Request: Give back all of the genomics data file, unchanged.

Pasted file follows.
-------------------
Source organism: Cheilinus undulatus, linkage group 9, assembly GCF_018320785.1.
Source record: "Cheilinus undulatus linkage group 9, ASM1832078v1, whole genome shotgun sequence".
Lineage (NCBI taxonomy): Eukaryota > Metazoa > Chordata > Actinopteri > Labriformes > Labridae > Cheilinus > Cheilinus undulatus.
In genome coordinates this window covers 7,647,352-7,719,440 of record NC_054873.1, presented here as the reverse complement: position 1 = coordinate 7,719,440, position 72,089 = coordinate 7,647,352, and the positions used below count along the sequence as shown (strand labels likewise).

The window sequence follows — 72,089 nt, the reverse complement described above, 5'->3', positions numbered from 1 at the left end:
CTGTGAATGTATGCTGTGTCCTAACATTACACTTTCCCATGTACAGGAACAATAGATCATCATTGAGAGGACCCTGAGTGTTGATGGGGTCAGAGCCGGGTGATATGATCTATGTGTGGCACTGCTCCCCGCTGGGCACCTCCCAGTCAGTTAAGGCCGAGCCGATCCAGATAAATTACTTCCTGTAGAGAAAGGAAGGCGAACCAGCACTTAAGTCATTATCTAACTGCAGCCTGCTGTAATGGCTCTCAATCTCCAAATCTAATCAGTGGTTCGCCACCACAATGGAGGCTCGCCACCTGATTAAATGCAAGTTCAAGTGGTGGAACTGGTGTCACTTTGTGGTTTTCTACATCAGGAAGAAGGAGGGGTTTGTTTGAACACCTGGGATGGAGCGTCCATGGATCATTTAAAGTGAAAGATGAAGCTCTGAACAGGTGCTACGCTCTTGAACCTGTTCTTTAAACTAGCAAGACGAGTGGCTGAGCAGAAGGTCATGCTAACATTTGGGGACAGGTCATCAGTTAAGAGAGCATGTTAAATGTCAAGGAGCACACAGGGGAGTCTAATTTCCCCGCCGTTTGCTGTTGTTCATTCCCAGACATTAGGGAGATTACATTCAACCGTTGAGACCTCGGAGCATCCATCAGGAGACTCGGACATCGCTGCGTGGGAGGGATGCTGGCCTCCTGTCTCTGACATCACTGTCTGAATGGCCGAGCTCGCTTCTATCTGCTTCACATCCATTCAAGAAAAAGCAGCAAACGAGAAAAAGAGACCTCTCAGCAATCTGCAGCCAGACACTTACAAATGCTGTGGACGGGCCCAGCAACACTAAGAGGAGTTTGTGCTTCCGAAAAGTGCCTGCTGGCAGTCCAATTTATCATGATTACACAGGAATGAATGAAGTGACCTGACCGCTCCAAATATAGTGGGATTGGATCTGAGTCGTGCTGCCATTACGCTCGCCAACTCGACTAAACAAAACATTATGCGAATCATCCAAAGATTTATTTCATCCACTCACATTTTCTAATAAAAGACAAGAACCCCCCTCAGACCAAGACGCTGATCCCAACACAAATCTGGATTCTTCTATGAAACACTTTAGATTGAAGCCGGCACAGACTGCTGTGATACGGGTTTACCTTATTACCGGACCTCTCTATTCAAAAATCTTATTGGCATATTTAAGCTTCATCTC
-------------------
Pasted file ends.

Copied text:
Source organism: Cheilinus undulatus, linkage group 9, assembly GCF_018320785.1.
Source record: "Cheilinus undulatus linkage group 9, ASM1832078v1, whole genome shotgun sequence".
Lineage (NCBI taxonomy): Eukaryota > Metazoa > Chordata > Actinopteri > Labriformes > Labridae > Cheilinus > Cheilinus undulatus.
In genome coordinates this window covers 7,647,352-7,719,440 of record NC_054873.1, presented here as the reverse complement: position 1 = coordinate 7,719,440, position 72,089 = coordinate 7,647,352, and the positions used below count along the sequence as shown (strand labels likewise).

The window sequence follows — 72,089 nt, the reverse complement described above, 5'->3', positions numbered from 1 at the left end:
CTGTGAATGTATGCTGTGTCCTAACATTACACTTTCCCATGTACAGGAACAATAGATCATCATTGAGAGGACCCTGAGTGTTGATGGGGTCAGAGCCGGGTGATATGATCTATGTGTGGCACTGCTCCCCGCTGGGCACCTCCCAGTCAGTTAAGGCCGAGCCGATCCAGATAAATTACTTCCTGTAGAGAAAGGAAGGCGAACCAGCACTTAAGTCATTATCTAACTGCAGCCTGCTGTAATGGCTCTCAATCTCCAAATCTAATCAGTGGTTCGCCACCACAATGGAGGCTCGCCACCTGATTAAATGCAAGTTCAAGTGGTGGAACTGGTGTCACTTTGTGGTTTTCTACATCAGGAAGAAGGAGGGGTTTGTTTGAACACCTGGGATGGAGCGTCCATGGATCATTTAAAGTGAAAGATGAAGCTCTGAACAGGTGCTACGCTCTTGAACCTGTTCTTTAAACTAGCAAGACGAGTGGCTGAGCAGAAGGTCATGCTAACATTTGGGGACAGGTCATCAGTTAAGAGAGCATGTTAAATGTCAAGGAGCACACAGGGGAGTCTAATTTCCCCGCCGTTTGCTGTTGTTCATTCCCAGACATTAGGGAGATTACATTCAACCGTTGAGACCTCGGAGCATCCATCAGGAGACTCGGACATCGCTGCGTGGGAGGGATGCTGGCCTCCTGTCTCTGACATCACTGTCTGAATGGCCGAGCTCGCTTCTATCTGCTTCACATCCATTCAAGAAAAAGCAGCAAACGAGAAAAAGAGACCTCTCAGCAATCTGCAGCCAGACACTTACAAATGCTGTGGACGGGCCCAGCAACACTAAGAGGAGTTTGTGCTTCCGAAAAGTGCCTGCTGGCAGTCCAATTTATCATGATTACACAGGAATGAATGAAGTGACCTGACCGCTCCAAATATAGTGGGATTGGATCTGAGTCGTGCTGCCATTACGCTCGCCAACTCGACTAAACAAAACATTATGCGAATCATCCAAAGATTTATTTCATCCACTCACATTTTCTAATAAAAGACAAGAACCCCCCTCAGACCAAGACGCTGATCCCAACACAAATCTGGATTCTTCTATGAAACACTTTAGATTGAAGCCGGCACAGACTGCTGTGATACGGGTTTACCTTATTACCGGACCTCTCTATTCAAAAATCTTATTGGCATATTTAAGCTTCATCTC